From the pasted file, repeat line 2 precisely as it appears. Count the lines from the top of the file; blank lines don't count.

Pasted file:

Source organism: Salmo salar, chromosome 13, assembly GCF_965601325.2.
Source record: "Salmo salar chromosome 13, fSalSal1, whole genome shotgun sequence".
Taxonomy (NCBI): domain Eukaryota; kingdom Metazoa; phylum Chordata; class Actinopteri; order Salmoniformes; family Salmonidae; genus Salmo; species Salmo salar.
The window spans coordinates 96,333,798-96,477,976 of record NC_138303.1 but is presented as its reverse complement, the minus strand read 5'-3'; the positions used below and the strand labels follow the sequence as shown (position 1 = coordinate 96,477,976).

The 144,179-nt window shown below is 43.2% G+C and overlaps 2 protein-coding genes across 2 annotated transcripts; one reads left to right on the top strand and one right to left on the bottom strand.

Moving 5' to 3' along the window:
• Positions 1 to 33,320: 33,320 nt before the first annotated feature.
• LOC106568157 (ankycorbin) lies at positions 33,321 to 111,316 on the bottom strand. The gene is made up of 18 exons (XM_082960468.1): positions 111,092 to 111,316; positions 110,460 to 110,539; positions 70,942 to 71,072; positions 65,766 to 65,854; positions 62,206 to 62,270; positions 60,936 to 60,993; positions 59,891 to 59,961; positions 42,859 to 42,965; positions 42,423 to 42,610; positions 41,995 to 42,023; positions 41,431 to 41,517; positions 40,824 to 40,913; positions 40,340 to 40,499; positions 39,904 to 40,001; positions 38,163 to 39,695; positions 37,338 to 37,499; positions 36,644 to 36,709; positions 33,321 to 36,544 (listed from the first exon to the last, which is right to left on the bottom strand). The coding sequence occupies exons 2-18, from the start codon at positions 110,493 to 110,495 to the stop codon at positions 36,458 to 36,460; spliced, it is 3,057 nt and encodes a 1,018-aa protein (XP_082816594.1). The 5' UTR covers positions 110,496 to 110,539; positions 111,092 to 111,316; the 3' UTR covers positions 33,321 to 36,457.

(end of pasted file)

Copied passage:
Source record: "Salmo salar chromosome 13, fSalSal1, whole genome shotgun sequence".